Perhaps no other perennial flower has captivated the world as much as the rose. These plants have been the subject of countless cultivars over the years.
From the crimson red rose representing the Dark Tower and romance to the black rose that symbolizes death, the rose has a language more varied in human culture than any other plant.
But there’s one other thing that shrub roses are known for, and that’s how difficult they can be to grow.
Since the first patent in 2000, William Radler’s Knockout Rose family of hybrids has gained steady attention.
As of 2021, a total of 11 different Knock Out Rose varieties exist:
- ‘Meibenbino’ (Petite Knock Out Rose) – a bright red dwarf
- ‘Radcon’ (Pink Knock Out Rose) – bright pink flowers
- ‘Radcor’ (Rainbow Knock Out Rose) – coral with yellow center
- ‘Radgor’ (Peachy Knock Out Rose) – shell pink with yellow center
- ‘Radral’ (Coral Knock Out Rose) – brick red fading to coral
- ‘Radrazz’ (Knock Out Rose) – the original, red to pink
- ‘Radsunny’ (Sunny Knock Out Rose) – yellow that fades to cream
- ‘Radtko’ (Double Knock Out Rose) – red double-flowers
- ‘Radwhite’ (White Knock Out Rose) – white blooms
- ‘Radyod’ (Blushing Knock Out Rose) – light pink
One of these, 2007’s Rosa ‘Radcor,’ has become the go-to substitute for more traditional bicolor hybrids such as the peace rose (Rosa ‘Madame A. Meilland’).
More commonly known as the Rainbow Knock Out (or Knockout) Rose, the cultivar name ‘Radcor’ is short for Radler and coral, the flower’s signature margin color.
It won the prestigious 2007 All American Rose Selection award and continues to delight growers worldwide.
Size & Growth
As with its siblings, ‘Radcor’ is a fast grower, forming into a rounded adult bush between 3 and 4′ feet in size.
It shares the classic rose foliage of serrated leaves, starting burgundy and fading to a dark, mossy green.
The leaves and woody green to brown stems contrast beautifully with Radcor’s blooms.
Flowering and Fragrance
Speaking of blooms, the flowers of this rose cultivar appear from late spring into fall.
The 2″ inch single blooms feature 7 petals that transition from uniquely colored, coral-pink blooms to a bright orange center.
They lack the typical heady rose scent, but their blooms attract pollinators, notably butterflies.
The resulting rose hips are an attractive orange-red color.
Light & Temperature
Rainbow Knockouts are one of the hardier varieties and enjoy full sun to partial shade.
Unlike many roses, the sunlight won’t cause their blooms to fade, although the plant may prefer a bit of noonday shade in the hotter climates.
It’s hardy enough that blooms can form with as little as 3 hours of full sun per day.
It’s not overly picky about humidity and will readily grow in USDA hardiness zones 4 to 11.
Watering and Feeding
As with many roses, ‘Radcor’ is a heavy drinker.
Drip irrigation is generally best. However, if you choose to water by hand, your plant may need almost daily watering when it’s young.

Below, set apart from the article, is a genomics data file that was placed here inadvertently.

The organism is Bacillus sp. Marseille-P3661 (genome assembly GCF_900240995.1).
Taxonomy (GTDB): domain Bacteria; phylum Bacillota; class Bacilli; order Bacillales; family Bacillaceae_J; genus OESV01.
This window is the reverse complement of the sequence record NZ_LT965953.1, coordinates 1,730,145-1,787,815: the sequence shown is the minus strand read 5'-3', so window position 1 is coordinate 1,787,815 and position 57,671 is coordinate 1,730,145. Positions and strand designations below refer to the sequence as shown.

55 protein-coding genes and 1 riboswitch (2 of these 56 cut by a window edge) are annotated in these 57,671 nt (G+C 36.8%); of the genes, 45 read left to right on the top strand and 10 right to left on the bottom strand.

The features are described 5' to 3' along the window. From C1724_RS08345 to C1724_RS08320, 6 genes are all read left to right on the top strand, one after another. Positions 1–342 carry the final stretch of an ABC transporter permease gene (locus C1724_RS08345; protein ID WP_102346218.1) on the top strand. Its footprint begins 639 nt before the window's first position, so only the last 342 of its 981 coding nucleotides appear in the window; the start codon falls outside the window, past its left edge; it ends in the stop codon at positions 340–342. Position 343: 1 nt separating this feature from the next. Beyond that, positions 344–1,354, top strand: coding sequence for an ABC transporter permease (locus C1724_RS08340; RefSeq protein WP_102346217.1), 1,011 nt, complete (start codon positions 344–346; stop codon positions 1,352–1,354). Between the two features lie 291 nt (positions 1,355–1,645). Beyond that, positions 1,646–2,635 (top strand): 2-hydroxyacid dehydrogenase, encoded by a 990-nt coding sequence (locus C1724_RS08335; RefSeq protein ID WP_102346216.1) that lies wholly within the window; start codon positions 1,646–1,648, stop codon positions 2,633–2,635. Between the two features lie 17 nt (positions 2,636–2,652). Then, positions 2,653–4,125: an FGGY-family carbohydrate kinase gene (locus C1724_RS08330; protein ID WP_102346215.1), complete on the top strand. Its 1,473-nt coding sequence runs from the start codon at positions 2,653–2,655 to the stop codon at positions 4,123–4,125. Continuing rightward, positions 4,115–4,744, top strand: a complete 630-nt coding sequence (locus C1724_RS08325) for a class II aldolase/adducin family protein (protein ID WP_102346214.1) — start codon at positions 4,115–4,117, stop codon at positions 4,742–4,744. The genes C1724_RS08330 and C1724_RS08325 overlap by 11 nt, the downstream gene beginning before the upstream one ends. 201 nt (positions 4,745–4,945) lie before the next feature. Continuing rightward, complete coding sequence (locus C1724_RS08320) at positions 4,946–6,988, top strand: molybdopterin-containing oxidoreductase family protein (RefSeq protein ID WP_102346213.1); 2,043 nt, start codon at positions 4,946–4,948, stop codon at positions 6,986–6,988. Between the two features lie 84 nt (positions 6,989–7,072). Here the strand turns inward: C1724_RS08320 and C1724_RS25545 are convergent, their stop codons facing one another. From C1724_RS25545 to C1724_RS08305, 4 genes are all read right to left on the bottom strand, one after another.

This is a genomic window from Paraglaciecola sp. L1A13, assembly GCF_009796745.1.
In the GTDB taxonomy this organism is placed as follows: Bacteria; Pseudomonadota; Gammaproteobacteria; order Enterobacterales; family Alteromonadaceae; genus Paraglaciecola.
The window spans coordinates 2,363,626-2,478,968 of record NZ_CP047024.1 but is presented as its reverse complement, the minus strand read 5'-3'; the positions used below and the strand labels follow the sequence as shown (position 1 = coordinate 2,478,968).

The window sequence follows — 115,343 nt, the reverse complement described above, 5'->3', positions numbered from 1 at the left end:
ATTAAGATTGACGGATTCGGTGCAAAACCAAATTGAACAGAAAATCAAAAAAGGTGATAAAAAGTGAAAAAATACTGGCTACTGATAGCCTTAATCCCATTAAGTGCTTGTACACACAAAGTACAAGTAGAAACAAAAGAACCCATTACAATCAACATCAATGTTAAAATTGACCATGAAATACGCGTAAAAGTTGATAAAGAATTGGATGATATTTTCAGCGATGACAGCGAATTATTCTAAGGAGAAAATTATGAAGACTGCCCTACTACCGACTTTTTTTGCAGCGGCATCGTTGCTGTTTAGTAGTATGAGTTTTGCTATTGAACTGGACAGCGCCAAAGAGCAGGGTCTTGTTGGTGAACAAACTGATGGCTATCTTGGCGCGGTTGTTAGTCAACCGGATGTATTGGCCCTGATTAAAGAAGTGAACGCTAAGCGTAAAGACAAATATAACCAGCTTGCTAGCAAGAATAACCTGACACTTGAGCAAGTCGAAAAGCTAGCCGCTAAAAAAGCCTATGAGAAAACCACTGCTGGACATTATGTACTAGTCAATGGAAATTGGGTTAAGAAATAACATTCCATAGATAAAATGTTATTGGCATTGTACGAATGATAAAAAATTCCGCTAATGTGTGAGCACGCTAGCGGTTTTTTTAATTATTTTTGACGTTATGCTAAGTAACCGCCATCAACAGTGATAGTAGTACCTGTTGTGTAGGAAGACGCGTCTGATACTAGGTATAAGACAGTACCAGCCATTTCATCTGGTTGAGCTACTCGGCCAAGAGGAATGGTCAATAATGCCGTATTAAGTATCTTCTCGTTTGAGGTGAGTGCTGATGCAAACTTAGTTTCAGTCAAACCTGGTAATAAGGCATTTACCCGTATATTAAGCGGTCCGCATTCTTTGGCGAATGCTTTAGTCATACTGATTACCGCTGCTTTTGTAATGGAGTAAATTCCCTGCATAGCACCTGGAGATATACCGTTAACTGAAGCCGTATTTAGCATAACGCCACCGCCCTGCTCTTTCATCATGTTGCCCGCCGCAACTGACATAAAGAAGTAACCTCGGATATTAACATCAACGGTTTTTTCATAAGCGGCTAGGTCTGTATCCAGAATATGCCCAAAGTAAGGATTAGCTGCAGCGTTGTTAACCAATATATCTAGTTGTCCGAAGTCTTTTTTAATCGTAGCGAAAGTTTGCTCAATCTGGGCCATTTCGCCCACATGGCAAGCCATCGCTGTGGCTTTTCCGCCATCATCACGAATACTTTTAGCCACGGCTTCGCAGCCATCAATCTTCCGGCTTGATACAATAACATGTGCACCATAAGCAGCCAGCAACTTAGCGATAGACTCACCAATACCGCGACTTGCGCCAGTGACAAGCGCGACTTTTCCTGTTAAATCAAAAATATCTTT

Mature plants only need watering weekly to every two weeks during the growing season, depending on how hot and dry the weather is.
Note that this plant isn’t known for root rot (when the soil is well-draining). It scorches easily if you leave water on the leaves.
Therefore, it’s best to water in the morning and avoid overhead watering or splashing (rain is the natural exception).
A balanced, granular fertilizer works well for this sport. Make one application in the spring and again in summer, following the labeled instructions.
More on Fertilizing Knockout Roses.
Soil Type & Transplanting
Well-drained, loamy soils are key to a happy and healthy rainbow Knockout.
A good mix of compost and perlite will work wonders, although you can also use a commercial medium such as MiracleGro for roses.
Mulching is important, especially in the summer.
This keeps the roots cool, reduces moisture loss, and helps insulate the plant in winter.
Even more importantly, organic mulches help add to the soil.
And speaking of organic mulches, used coffee grounds (mixed with an equal amount of shredded coffee filters, leaves, or other organic matter) can work wonders on these roses.
While coffee won’t improve the acidity or feed the plant directly, it can provide food for nitrate-loving microorganisms and worms, so your fertilizer is more effective.
If you must transplant your Rainbow Knock Out Rose, you will need to dig a hole at least 1′ foot out from the foliage to safely get the entire root mass.
However, avoid transplanting unless necessary, as all roses tend to be sensitive to transplant shock.
Grooming And Maintenance
Prune your rose in late winter while it’s dormant, removing any dead or damaged branches and shaping it as desired.
Clear any organic waste from around the plant (such as dead leaves) to reduce the risk of attracting infestations.
How To Propagate Rainbow Knockout Rose
As with all Knock Out roses, ‘Radcor’ is patented, meaning it’s illegal to cultivate the plant without a license by the patent holder.
Knock Out Rose’ Radcor’ Pests or Diseases
Mildly drought-tolerant and frost tolerant, ‘Radcor’ has excellent disease resistance (but not immune) to many common rose diseases.
It has exceptional resistance to black spot, common rusts, and mildews, and a lower risk of root rot than many other plants if in the right soil.
Aphids, mealybugs, plant scale, and spider mites are all known to attack Knock Outs, although a regular neem soil soak regimen will help prevent this.
As with all roses, this plant is non-toxic to humans and pets, and the hips are consumable, but it does bear thorns.
Rosa’ Radcor’ Uses
Radcor is ideal for:
- Hedges and borders, ‘Radcor’ providing beauty while attracting butterflies.
- Perfect for entryways.
- Usable to fill partial shade areas.